A Celtic State of Mind – Celtic & Politics, Part 4: The Shamrock

The shamrock…

The shamrock is generally regarded world-wide as a harmless symbol, but it has occasionally been looked upon with some distaste in parts of Scotland. For much of Celtic’s history no adornment appeared on the famous hooped jerseys, and for much of that period there was little need for Celtic to change their strip (apart from fixtures against Kilmarnock and Greenock Morton). On those rare occasions, Celtic’s frequent choice was a white jersey (with green sleeves from the mid-fifties onwards) and a large shamrock on the breast. This option first appeared during the 1925/26 season, re-surfaced in some games throughout 1931 and then more frequently from 1948 to 1965. Interestingly, the shamrock did appear far earlier in an ‘unofficial’ jersey that was worn by goalkeeper, John Mulrooney, throughout the club’s Scandinavian tour of 1912. This shirt was a gift, given to legendary striker Jimmy Quinn and handed to the goalie, who wore it with pride throughout the trip. The round-neck jersey looked as though it had been knitted, and it had green hoops made up of shamrocks. An image of this early fashion statement has only recently surfaced, much to the joy and amusement of Celtic’s special band of club historians.

From then on, with the commercial possibilities in the sale of replica shirts, such change strips became less traditional and more suited for leisure wear. However, the shamrock has been a recurring motif throughout the club’s history.

The Irish patriot Michael Davitt (an Irish nationalist and founder of the National Land League) visited Celtic Park several times as ‘a patron of the club’. He was invited to attend Glasgow in 1892 to mark the opening of the new Celtic Park by performing a significant ceremony: “Mr. Davitt after laying the sod which came from Donegal this morning, and which contained a splendid bunch of shamrocks growing in the centre, said that he was delighted to have the honour of laying the centre sod of the new park which belonged to the Celtic club.He could assure them that the prowess of the Celts was well known and appreciated by their countrymen beyond the sea, who were proud to witness the efforts of an Irish team in Scotland…”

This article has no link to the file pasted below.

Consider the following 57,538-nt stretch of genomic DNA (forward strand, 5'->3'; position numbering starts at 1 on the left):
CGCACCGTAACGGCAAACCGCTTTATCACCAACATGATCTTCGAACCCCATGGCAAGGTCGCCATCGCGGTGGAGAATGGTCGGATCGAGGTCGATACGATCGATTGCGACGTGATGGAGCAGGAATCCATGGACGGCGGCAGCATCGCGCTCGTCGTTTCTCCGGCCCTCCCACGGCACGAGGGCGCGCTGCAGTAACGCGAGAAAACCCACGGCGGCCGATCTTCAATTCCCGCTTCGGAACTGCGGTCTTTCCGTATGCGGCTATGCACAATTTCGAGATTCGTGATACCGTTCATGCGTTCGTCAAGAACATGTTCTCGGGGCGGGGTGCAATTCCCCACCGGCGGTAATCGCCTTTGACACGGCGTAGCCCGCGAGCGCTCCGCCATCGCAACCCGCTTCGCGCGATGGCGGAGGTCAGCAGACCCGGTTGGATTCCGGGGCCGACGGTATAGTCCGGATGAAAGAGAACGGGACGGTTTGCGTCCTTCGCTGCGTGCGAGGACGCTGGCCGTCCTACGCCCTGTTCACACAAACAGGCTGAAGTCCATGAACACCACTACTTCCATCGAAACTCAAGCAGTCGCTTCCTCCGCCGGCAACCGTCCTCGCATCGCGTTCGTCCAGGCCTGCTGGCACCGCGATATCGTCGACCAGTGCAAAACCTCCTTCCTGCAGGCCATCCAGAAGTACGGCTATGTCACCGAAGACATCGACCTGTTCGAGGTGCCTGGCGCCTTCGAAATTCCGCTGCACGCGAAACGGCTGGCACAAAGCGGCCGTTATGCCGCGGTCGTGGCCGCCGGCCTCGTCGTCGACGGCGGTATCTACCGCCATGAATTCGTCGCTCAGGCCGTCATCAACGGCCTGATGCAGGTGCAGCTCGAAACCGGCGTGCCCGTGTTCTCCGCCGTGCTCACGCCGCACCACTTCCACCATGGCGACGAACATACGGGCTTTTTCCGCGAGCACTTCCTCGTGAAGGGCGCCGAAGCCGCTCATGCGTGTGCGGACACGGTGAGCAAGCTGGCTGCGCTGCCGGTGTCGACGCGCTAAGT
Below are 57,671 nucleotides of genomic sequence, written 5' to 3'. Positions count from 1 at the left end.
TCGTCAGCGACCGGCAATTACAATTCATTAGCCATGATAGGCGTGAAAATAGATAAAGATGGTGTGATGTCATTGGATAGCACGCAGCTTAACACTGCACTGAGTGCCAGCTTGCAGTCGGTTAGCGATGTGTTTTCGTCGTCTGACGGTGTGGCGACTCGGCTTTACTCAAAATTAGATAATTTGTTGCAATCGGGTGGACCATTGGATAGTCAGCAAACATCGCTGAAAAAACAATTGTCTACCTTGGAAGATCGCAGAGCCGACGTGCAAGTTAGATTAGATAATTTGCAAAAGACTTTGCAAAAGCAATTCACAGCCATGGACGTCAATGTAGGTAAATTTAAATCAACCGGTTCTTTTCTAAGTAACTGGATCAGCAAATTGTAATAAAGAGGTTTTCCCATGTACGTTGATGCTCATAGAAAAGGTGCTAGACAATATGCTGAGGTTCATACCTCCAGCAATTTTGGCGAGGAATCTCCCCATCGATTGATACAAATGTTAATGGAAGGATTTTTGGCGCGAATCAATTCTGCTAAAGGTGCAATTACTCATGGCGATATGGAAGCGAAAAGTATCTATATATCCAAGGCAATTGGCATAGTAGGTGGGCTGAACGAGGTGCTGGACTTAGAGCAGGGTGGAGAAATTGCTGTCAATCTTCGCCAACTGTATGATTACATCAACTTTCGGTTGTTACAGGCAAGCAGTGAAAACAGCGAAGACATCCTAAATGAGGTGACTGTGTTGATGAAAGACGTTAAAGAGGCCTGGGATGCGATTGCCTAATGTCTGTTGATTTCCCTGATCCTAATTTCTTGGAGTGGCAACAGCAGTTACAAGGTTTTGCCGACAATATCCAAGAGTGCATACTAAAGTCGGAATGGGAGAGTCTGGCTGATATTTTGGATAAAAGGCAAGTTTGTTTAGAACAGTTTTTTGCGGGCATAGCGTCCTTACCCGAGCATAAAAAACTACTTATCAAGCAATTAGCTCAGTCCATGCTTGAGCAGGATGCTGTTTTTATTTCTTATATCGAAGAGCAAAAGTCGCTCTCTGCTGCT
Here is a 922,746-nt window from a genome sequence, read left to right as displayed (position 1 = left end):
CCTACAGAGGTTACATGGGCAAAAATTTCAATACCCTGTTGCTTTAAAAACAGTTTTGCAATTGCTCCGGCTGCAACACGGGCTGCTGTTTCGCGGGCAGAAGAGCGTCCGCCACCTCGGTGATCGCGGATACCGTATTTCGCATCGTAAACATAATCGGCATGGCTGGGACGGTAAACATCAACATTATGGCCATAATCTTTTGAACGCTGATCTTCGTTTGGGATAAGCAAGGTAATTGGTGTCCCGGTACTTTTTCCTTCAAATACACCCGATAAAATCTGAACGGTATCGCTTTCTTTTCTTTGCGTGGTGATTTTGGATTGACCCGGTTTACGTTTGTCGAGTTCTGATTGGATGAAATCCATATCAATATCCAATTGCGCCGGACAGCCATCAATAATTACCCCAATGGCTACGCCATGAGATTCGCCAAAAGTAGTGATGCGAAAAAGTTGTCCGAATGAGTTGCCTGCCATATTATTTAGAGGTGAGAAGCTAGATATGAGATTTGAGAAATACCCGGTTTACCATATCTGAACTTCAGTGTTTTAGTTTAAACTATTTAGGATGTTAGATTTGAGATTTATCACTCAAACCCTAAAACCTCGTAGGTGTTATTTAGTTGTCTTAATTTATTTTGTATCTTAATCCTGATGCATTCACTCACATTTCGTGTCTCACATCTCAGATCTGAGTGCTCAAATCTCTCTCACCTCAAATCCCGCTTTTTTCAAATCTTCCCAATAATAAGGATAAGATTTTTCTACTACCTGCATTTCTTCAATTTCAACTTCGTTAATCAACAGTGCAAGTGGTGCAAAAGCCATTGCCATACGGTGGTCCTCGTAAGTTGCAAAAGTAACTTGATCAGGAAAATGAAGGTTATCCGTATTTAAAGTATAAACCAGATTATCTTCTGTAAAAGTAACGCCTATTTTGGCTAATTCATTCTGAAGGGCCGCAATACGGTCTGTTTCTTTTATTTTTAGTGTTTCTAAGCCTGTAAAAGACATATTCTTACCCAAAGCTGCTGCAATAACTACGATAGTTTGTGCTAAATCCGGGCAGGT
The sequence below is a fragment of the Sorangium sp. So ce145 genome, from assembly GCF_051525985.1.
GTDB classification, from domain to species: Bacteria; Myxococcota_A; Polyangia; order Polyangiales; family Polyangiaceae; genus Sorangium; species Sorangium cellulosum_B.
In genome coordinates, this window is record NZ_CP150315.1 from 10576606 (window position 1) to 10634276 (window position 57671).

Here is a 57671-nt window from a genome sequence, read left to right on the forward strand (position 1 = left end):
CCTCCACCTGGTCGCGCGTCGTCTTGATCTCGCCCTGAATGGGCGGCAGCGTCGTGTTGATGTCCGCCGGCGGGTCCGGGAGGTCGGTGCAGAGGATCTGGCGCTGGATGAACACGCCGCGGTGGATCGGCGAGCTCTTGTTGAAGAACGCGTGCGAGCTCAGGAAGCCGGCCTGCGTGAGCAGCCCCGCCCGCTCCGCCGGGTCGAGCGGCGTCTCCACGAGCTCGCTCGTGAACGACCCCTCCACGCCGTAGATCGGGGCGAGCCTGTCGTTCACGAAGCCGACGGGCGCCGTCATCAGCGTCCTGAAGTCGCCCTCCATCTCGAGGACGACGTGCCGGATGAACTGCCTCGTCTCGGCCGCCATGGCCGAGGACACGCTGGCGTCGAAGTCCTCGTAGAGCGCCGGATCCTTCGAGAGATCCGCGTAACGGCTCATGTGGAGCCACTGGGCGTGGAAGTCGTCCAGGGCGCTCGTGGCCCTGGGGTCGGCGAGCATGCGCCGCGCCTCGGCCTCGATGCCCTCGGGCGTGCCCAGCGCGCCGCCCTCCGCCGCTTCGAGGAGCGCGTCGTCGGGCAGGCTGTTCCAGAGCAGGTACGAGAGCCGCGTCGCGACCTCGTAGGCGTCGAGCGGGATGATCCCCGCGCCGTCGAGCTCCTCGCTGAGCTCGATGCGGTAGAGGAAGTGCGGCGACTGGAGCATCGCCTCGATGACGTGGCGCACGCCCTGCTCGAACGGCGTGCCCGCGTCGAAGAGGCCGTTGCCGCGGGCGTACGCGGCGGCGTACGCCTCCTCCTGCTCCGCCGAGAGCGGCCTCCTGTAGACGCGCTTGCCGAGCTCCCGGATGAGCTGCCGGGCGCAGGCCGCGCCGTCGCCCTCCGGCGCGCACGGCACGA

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The events seemed to have provoked an outbreak of poetry among the Celtic support,

“On alien soil like yourself I am here,
I’ll take root and flourish, of that never fear;
And though I’ll be crossed sore and oft by foes,
You’ll find me as hardy as Thistle or Rose…”

Shortly after Davitt had laid the hallowed turf with a silver ornamental spade, it was stolen, again to inspire poetry but this time the thief was memorably reviled:

“Again I say, ‘May heaven blight
That envious, soulless knave;
May all his sunshine be like night,
And the sod rest heavy on his grave…”

During those early days in Scottish football many clubs, unfortunately short-lived, named themselves with Irish connotations: ‘Shamrock’ was a more popular one, along with ‘Harp’ and Hibernian’.

After the tragic, accidental death of John Thomson in September 1931, Celtic were presented with a handsome mirror in Waterford glass and etched with an image of the young goalkeeper. Thomson may have been a Scottish internationalist (and had been born in Kirkcaldy) but the memorial had an emphatic shamrock design, and was a feature of the foyer at Celtic Park for many years.